Stuntman and SAFD CT Mike Yahn probably holds the prize for person who’s hit me the hardest without hurting, sadly not on set but just following a smart-ass comment I made outside a movie theatre where we’d seen something he worked on. It got the automatic “OW” reaction and a great sympathetic flinch from the others with us, but followed immediately by a realization of “Actually, that doesn’t hurt. Well done!” Then again, this is the friend who taught me the adage that in movie stunts, you need to hate your partner just 25% – enough you are willing to cause a little pain, but not so much you actually want to damage them. It’s a harder-edged version of Richard Ryan’s “be a good partner, not a nice partner”, which in generalized form I take into all my acting classes as well.

Slow down your performance and it becomes a bit easier to do (and take) contact hits, but different; You can’t put that pause between the two parts of the punch or it’ll show – instead, you just have to make sure you have a consistent speed, one that’s slow enough that it won’t really hurt, but no slower… and you really have to act it all. The ‘victim’ should be as relaxed as possible; as with all acting, we want to see you be effected by the actions of the other. Here’s a clip from when this topic came up during a film-fighting class at the UWYO Stage Combat Workshop last Spring – and no, the volunteer punching me wasn’t really acting it, but that wasn’t really the point. Again, this was a quickie iPhone video, both the shooting and the editing.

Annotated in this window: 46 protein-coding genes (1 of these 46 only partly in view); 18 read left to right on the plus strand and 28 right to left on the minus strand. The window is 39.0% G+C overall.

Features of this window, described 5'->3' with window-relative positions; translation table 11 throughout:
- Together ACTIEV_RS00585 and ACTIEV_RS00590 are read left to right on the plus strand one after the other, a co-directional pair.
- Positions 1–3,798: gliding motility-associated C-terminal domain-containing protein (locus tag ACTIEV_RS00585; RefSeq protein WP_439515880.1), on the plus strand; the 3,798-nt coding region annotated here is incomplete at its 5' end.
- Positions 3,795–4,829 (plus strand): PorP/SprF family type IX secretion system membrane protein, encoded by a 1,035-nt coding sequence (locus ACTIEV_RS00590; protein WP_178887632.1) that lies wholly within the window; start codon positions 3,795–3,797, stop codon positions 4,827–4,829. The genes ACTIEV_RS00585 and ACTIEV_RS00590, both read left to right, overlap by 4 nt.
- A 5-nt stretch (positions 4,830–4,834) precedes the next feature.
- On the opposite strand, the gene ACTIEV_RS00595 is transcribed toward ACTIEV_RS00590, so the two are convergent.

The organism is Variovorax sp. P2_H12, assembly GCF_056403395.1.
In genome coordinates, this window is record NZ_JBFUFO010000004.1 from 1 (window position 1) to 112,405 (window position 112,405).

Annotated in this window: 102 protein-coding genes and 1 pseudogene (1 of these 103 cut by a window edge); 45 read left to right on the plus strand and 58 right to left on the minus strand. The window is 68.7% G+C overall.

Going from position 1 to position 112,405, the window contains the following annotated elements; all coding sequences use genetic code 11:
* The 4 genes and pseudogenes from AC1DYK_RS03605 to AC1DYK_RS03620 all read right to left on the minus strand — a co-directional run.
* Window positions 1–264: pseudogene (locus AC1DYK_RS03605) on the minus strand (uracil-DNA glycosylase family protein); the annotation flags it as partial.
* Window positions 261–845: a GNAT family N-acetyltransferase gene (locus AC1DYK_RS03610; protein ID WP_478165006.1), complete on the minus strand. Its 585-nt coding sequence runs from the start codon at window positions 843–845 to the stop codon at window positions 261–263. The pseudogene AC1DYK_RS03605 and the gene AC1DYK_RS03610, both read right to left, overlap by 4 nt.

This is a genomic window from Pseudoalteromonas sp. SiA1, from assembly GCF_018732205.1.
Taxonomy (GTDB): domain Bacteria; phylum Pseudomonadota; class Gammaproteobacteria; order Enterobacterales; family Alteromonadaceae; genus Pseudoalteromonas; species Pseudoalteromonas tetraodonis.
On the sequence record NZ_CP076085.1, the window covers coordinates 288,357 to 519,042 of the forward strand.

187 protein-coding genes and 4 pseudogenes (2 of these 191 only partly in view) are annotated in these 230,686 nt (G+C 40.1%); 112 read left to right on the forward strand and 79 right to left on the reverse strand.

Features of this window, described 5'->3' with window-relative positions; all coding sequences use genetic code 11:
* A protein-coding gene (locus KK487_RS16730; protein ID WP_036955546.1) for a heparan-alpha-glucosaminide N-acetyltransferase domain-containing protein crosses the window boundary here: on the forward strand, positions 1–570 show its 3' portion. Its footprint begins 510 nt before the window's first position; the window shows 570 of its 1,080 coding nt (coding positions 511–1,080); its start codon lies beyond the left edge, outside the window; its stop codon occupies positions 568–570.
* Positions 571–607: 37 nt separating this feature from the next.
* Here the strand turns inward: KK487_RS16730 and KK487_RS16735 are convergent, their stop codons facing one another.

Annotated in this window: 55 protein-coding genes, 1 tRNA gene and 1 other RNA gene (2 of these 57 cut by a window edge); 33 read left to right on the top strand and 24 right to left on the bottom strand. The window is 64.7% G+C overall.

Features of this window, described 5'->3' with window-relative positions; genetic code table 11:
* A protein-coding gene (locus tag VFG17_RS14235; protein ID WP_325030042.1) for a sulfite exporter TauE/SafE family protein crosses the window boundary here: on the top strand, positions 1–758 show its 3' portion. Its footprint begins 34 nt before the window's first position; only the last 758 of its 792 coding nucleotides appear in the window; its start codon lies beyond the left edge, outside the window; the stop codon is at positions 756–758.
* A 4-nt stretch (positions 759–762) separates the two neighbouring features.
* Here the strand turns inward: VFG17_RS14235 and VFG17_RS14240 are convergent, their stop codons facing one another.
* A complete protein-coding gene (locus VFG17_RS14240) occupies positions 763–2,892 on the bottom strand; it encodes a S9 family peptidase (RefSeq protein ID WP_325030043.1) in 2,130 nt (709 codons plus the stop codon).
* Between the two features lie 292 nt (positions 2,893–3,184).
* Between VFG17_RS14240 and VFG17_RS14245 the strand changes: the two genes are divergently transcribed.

As you can see, he’s punching just hard enough to make a little ripple in the opposite cheek on impact, but slow enough it doesn’t actually hurt me at all. That’s what we want – although for a SAG stunt shoot, I’d probably tell him to go ahead and hit a bit faster and harder than I did for this volunteer workshop gig. I hadn’t realized before doing this that my habitual go-to reaction to a cross punch in stage combat would look like a strange duck-face in slo-mo. Might need to work on that.

Really, this post ought to exist in pure video podcast form I suppose. Some day, when I have more free time… I’d love to hear any of your experiences with slo-mo or speed ramping, or your questions.